Nursing Science Quarterly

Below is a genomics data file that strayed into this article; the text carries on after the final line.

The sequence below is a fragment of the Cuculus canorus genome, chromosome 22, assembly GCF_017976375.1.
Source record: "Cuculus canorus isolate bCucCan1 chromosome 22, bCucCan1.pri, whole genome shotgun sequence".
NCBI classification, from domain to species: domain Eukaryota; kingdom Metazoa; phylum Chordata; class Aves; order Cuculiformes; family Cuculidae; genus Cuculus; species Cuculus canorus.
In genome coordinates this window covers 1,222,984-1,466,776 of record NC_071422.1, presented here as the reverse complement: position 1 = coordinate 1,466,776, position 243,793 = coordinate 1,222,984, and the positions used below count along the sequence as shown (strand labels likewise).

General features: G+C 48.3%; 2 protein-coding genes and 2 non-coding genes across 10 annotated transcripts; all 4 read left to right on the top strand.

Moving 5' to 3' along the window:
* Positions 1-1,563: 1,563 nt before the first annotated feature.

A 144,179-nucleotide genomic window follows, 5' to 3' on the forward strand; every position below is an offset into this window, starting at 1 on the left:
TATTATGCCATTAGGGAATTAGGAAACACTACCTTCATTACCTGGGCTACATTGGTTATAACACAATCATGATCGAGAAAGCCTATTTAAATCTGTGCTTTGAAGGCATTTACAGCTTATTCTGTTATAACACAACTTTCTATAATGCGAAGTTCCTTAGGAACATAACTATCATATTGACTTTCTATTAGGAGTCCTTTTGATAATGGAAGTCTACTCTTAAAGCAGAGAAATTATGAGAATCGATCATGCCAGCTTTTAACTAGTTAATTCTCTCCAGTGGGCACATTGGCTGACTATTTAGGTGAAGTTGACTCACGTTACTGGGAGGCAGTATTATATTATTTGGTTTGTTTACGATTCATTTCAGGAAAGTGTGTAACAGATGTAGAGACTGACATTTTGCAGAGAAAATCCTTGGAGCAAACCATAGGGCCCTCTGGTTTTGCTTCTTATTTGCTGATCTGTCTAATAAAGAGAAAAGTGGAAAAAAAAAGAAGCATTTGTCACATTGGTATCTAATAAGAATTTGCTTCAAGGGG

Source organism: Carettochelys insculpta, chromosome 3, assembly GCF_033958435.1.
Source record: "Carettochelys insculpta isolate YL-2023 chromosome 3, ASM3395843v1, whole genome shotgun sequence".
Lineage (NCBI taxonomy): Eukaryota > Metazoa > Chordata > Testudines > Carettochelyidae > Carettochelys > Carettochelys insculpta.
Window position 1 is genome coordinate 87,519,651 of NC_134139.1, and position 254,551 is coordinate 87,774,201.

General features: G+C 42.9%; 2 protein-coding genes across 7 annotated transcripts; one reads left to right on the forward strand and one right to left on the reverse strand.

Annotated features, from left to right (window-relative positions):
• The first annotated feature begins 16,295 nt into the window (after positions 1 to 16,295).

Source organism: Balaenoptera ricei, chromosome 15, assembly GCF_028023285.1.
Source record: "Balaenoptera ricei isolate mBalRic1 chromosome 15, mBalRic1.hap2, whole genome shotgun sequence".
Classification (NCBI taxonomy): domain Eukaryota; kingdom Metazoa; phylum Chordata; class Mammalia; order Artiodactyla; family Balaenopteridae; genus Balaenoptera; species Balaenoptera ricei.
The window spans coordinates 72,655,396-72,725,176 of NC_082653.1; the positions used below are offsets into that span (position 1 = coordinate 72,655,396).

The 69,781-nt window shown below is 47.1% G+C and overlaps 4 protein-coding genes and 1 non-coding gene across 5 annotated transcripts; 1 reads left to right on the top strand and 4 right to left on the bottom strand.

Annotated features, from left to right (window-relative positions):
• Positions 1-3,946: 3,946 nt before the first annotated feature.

A better understanding of the process of adaptation to motherhood should enhance nurses’ ability to prepare women for the transition to motherhood and to provide care following childbirth. Knowledge about women’s adaptation to motherhood was developed primarily from the 1960s to the 1990s. Cesarean birthing was a special focus of research throughout the late 1970s and the 1980s, followed by functional status, and more recently, depression and stress associated with birth and postpartum. Adaptation to motherhood in the context of the early 21st century has received limited attention in nursing research, creating an assumption that the process of adaptation is universal and context-free rather than evolving within the life and societal context of women across generations. Although becoming and being a mother has been described as a normative transition rather than a stressor by some, knowledge development about adaptation to motherhood also has been constrained by the limited use of a unified perspective of transition as a process of adaptation. Therefore, the purposes of this exploratory study were to describe contemporary women’s physical, emotional, functional, and social adaptation to motherhood and to examine the relations of selected demographic and perinatal variables to adaptation to motherhood in the first 3 to 6 weeks of the postpartum.